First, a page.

The Montclair Art Museum in Montclair, NJ, recently organized a community conversation to discuss its upcoming exhibition of the work of artist Kara Walker. Ms. Walker is known for creating complex, multi-layered works that candidly investigate race, gender, sexuality and violence through mural-sized, silhouetted figures. The museum recently acquired Ms. Walker’s 12-foot wall installation, “Virginia Lynch Mob,” and plans to mount an exhibition of several of her works in the fall of 2018.
Recognizing the potential for misunderstanding or controversy, the museum sought to engage the community in the planning process, and I had the honor of moderating the discussion. Community participants included members of the museum’s African American Cultural Committee (AACC), which consists of artists, community leaders and volunteers. Several years ago, I was hired by the museum to consult and help strengthen its relationships with the African-American community and I helped facilitate the establishment of the AACC. Since that time, the committee has served as a bridge between the museum and the community through outreach and programs, shared values and vision on both a local and international level.
In addition, the museum was smart to include in the conversation Gwendolyn Dubois Shaw, Ph.D., associate professor of History of Art and the author of Seeing the Unspeakable: The Art of Kara Walker. Dr. Shaw, who will curate the exhibition, discussed various aspects of Kara Walker’s previous works, as well as previewed what will be presented in the fall. Dr. Shaw’s presentation provided invaluable insight into not only Ms. Walker’s work, but also the artist’s approach and process.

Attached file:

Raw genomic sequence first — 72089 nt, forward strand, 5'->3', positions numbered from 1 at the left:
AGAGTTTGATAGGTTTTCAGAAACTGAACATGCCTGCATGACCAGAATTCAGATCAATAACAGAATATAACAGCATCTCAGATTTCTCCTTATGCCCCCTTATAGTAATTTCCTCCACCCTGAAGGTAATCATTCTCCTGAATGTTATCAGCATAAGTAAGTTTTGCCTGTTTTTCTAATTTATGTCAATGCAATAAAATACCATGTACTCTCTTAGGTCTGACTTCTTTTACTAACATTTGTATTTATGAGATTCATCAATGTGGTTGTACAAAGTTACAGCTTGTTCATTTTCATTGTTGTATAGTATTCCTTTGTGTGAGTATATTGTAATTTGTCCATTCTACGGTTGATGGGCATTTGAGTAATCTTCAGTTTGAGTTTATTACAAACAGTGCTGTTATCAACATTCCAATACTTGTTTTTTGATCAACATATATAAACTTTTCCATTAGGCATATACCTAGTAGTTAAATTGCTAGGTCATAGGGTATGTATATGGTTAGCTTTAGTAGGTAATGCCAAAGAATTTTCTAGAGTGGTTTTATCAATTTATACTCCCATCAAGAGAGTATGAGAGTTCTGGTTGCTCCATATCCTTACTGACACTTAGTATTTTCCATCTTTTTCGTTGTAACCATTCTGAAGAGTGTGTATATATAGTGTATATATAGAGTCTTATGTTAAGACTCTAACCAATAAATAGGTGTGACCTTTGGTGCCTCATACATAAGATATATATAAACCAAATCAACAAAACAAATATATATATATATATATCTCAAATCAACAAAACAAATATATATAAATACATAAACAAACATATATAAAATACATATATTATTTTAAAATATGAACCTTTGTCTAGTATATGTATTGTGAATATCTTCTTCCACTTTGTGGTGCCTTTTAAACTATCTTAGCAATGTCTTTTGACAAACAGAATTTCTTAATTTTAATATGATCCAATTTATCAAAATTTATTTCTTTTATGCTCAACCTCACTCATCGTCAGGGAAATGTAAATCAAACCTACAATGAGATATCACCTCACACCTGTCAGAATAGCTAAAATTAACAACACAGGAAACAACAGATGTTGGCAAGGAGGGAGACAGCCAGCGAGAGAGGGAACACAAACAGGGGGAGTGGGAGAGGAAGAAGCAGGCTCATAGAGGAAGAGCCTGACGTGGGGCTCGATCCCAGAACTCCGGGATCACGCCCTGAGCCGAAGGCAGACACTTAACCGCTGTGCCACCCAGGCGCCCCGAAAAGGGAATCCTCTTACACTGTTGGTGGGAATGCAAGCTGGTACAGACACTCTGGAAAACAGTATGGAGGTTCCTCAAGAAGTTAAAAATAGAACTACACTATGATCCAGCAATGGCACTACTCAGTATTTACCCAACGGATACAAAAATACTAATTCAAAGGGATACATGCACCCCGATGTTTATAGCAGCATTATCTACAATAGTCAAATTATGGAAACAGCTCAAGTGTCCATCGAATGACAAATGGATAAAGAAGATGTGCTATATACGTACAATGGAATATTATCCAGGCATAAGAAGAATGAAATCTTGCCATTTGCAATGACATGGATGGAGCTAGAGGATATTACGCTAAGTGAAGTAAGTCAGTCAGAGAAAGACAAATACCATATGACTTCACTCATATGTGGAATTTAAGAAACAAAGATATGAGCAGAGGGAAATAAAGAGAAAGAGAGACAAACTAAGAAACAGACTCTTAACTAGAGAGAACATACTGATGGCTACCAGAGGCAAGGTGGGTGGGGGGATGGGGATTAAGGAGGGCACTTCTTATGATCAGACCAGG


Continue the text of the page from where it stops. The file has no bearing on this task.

Participants asked several questions, including what to expect from the exhibition; the curator’s goals, and about the potential reaction and impact of Ms. Walker’s work. We also discussed how to create access to the work; cultivating the language used to depict it, as well as communication strategies the museum should consider when framing for the public the work and the artist. In addition, there was dialogue about the impact of the exhibit in this era of March for Our Lives, the Black Lives Matter movement; Time’s Up, and other groups protesting violence or social and racial injustice.
The conversation was weighty and filled with many contrasting opinions about Ms. Walker’s work. But in the end, there was resounding support that the exhibition should be held at MAM and everyone was looking forward to helping to spread the word about the opening and sharing the news with friends.
I often write and speak publicly about the importance of educating the community about the arts; not in a condescending manner, but truly respecting their intelligence, creativity and desire to engage. MAM is being both proactive and thoughtful in its approach to first engage the community in dialogue before designing a marketing campaign and also before the exhibition arrives. I applaud these efforts as a great example of leadership by an arts institution seeking to understand and respond to its community; develop partnerships and build bridges to support the arts.
Director and playwright George C. Wolfe once said in an interview with playwright Tony Kushner, “I can’t let despair define me, because then whatever currency I’ve gained is going to be wasted by disillusionment. I can tell stories.” I think that is what Kara Walker does with her work. If we don’t share our stories, our history is lost.
We also need venues as platforms for these stories to be shared. Montclair Art Museum is certainly an example of that, and its acquisition of the dynamic work of Ms. Walker required both courage and foresight.
Ultimately, all arts institutions tell stories. But to engage diverse audiences, it’s essential to bring them into the process as early as possible—invite them to comment on the work and be involved in the decision-making process of how best to share the work with their communities. The best way to grow your audience and develop deep roots in the community is to listen and learn.